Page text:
'This Land Belongs to the Army’ is a strong documentary about the manner in which the lands in the traditional Tamil homelands of the North-East of the island of Sri Lanka have been appropriated by the government and the military.
Made by Indian journalist and filmmaker Maga Tamizh Prabhagaran, the documentary features first-hand testimony from victims and an exclusive discussion with a Sri Lankan Army soldier about the use of chemical and other bombs to support the logic that the land belongs to the Army and that the Tamils can “live in [the] country” only provided they do not “demand undue things”, to use the words of former military commander Lt. Gen. Sarath Fonseka,.
Launched in January this year at the UK Houses of Parliament, the documentary has gone on to be broadcast around the world, as well as being selected for the 7th International Documentaries and Short Film Festival of Kerala taking place next month and the Mediteran Film Festival in Bosnia in August. It was also entered into the International Festival of Local Televisions in Slovakia earlier this month.
Taking the long view, the documentary situates events since 2009 in the historic context of post-independence people movement and land colonisation in Sri Lanka. Quotes from Gamini Dissenayake, a minister in the J R Jayawardene government, clearly point to an occupation logic, equating to that of the Israeli military in Palestine.
The focus on the treatment of the LTTE cemeteries was perhaps the most powerful testament to the land grab claim. By presenting video footage of the elaborate cemeteries that existed prior to 2009, followed by images showing how the cemeteries were demolished, and then footage of that same land in 2013/14 by which time it had become a military camp, the documentary visually makes its most powerful case. If a picture is worth a thousand words, the juxtaposition of these images speaks volumes, most clearly demonstrating how land that served as a reminder of Tamil loss and purpose has now been appropriated as a mark of Sinhalese (military) domination. If something similar had been done with the interviewees – perhaps with pictures or stories of their houses contrasted to where they live now or the purpose for which their land has now been used – the claim could only have been further reinforced. That said, the difficulty of obtaining such evidence – most people fleeing for their lives don’t remember to take their photo albums with them – is acknowledged.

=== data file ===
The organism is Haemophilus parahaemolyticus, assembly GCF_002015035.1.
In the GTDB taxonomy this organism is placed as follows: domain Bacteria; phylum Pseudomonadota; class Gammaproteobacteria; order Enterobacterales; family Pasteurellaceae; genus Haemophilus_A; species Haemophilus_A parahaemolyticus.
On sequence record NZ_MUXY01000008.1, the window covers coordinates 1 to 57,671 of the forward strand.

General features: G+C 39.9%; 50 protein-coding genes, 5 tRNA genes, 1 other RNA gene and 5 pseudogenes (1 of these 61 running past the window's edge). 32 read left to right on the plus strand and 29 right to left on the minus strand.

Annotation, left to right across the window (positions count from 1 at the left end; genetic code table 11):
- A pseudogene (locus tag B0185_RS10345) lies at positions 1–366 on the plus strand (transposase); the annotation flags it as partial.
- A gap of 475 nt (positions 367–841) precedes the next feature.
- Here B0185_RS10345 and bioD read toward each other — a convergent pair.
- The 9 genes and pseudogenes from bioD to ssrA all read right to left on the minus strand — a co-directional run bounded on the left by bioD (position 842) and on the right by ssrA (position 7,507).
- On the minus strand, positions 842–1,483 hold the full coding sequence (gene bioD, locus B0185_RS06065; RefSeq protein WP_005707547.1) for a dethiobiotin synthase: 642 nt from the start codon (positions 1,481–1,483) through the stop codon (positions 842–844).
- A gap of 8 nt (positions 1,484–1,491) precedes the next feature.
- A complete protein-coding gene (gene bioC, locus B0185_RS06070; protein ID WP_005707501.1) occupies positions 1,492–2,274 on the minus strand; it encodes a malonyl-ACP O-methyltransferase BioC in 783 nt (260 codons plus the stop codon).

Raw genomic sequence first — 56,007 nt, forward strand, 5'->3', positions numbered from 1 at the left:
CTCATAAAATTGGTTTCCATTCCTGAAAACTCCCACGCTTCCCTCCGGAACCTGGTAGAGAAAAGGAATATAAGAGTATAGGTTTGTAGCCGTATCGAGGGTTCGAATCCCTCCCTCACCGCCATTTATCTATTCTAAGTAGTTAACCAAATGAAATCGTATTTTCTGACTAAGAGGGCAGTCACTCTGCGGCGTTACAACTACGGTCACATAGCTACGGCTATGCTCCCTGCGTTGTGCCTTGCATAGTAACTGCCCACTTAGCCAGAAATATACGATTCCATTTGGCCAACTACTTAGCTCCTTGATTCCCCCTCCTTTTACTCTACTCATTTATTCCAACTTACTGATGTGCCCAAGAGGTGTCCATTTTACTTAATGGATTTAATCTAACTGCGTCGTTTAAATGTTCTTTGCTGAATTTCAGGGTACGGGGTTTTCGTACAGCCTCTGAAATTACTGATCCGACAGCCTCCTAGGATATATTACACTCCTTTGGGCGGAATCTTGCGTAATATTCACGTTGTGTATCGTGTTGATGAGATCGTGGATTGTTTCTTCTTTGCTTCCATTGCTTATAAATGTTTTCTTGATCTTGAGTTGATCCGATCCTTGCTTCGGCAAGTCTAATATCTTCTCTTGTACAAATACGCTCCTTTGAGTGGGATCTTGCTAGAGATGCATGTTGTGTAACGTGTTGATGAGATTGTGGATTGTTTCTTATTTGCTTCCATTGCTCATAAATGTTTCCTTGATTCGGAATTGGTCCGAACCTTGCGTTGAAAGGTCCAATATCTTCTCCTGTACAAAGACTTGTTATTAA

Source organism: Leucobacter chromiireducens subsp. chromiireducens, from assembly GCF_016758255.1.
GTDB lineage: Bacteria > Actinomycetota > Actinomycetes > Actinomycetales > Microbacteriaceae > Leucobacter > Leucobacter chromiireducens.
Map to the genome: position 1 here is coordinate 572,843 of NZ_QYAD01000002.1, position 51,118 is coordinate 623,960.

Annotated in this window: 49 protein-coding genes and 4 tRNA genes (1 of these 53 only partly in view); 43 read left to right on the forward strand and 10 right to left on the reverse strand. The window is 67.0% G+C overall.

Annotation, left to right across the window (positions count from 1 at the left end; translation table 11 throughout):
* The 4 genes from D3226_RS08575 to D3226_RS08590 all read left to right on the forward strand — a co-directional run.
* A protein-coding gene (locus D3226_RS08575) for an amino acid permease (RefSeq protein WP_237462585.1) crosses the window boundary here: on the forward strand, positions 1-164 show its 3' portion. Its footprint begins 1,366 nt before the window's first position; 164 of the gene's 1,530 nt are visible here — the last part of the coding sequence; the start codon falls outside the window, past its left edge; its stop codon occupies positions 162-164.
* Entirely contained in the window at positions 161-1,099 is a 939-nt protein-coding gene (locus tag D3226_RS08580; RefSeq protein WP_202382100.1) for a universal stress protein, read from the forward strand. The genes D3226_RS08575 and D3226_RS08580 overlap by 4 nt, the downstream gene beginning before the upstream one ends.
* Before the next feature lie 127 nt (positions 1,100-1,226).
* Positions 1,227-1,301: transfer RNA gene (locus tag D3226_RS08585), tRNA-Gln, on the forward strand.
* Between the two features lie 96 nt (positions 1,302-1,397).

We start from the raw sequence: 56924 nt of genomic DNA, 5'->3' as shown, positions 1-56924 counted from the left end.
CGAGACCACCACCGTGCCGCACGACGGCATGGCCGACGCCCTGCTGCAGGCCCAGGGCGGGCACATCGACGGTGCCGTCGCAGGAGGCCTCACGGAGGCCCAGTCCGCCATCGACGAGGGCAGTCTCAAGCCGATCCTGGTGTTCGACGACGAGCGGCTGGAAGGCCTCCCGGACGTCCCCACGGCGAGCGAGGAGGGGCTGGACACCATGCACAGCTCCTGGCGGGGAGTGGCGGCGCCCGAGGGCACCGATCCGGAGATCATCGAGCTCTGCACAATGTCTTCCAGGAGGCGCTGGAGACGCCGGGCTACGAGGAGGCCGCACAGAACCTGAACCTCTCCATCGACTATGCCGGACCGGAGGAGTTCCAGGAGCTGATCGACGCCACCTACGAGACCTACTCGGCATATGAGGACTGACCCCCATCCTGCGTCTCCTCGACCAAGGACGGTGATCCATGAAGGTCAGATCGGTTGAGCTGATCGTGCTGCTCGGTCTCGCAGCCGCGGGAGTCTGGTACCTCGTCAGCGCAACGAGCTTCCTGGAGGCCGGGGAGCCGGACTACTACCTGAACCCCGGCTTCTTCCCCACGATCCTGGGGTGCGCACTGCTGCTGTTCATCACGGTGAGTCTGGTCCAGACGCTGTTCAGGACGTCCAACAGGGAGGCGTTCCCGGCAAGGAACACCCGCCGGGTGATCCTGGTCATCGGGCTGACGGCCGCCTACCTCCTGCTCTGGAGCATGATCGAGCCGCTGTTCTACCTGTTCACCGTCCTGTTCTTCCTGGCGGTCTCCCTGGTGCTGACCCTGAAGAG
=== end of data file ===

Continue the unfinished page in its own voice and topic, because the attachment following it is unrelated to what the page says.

Another pivotal image was the signboards at the former war zones that now serve as tourist attractions and victory monuments. That all the signs were in English and Sinhalese – but not Tamil – was telling of the target audience for these sights. The Sinhalese population of the south and the international tourist market are expected to add to the military coffers by their visits, while the local Tamils are denied a place in the revised understanding of these sites. Though no entry price signs were shown, there is no doubt that these are commercial ventures of the Sri Lankan military, along with the shops and canteens that were shown with military personnel behind the counter. That the military is heavily involved in all these commercial enterprises – from transport, to hotels, to eateries – has been well documented by others.
There are however a few issues with the documentary that, if tweaked, could make the documentary more powerful. Firstly the editing could be made smoother. For instance, there is no indication that the focus is switching from the cemeteries to the mass graves, resulting in confusion when skeletons are displayed as to whose these are. Similarly while there is footage early on of soldiers singing in Sinhala, it is not contextualised – is it at the temple festival or elsewhere? At another point, what is the Sinhalese tourist saying – there is no translation to clarify why this matters. And while on the issue of translations, there are some powerful statements made by the interviewees that are sometimes lost in the translation. For instance, towards the end of the documentary, an interviewee talks about running from area to area as the Sri Lankan Army shelled. This is covered in one sentence, losing the depth of the sentiment expressed by the man. Separately, while the juxtaposition of the Buddhist iconography, with the calm, slow music, followed by the night filming from the north right at the start makes a very strong statement, the calm, soothing music is at odds with the message and perhaps more attention could have been paid to more closely matching tone – both musical and voice-over – to the message.
That said, the documentary is an important contribution to the documenting of the ongoing violence against the Tamil nation in Sri Lanka, particularly providing photographic evidence of militarisation and land grabs. Crucially, it neatly captures the ethos of the Sri Lankan government and it’s occupying military – this lands is the land of the (Sinhalese) Army and the Tamils are the (enemy) other in this otherwise pristine, Buddhist land.